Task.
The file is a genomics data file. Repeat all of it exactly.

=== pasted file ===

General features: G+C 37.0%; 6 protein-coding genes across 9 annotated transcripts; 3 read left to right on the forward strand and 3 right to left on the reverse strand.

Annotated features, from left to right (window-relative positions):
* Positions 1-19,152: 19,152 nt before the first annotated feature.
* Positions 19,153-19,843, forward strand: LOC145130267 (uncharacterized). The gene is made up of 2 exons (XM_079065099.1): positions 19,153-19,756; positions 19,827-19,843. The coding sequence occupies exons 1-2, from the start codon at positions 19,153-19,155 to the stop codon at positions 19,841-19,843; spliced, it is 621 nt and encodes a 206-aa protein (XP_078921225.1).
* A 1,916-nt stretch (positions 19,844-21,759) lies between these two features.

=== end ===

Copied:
General features: G+C 37.0%; 6 protein-coding genes across 9 annotated transcripts; 3 read left to right on the forward strand and 3 right to left on the reverse strand.

Annotated features, from left to right (window-relative positions):
* Positions 1-19,152: 19,152 nt before the first annotated feature.
* Positions 19,153-19,843, forward strand: LOC145130267 (uncharacterized). The gene is made up of 2 exons (XM_079065099.1): positions 19,153-19,756; positions 19,827-19,843. The coding sequence occupies exons 1-2, from the start codon at positions 19,153-19,155 to the stop codon at positions 19,841-19,843; spliced, it is 621 nt and encodes a 206-aa protein (XP_078921225.1).
* A 1,916-nt stretch (positions 19,844-21,759) lies between these two features.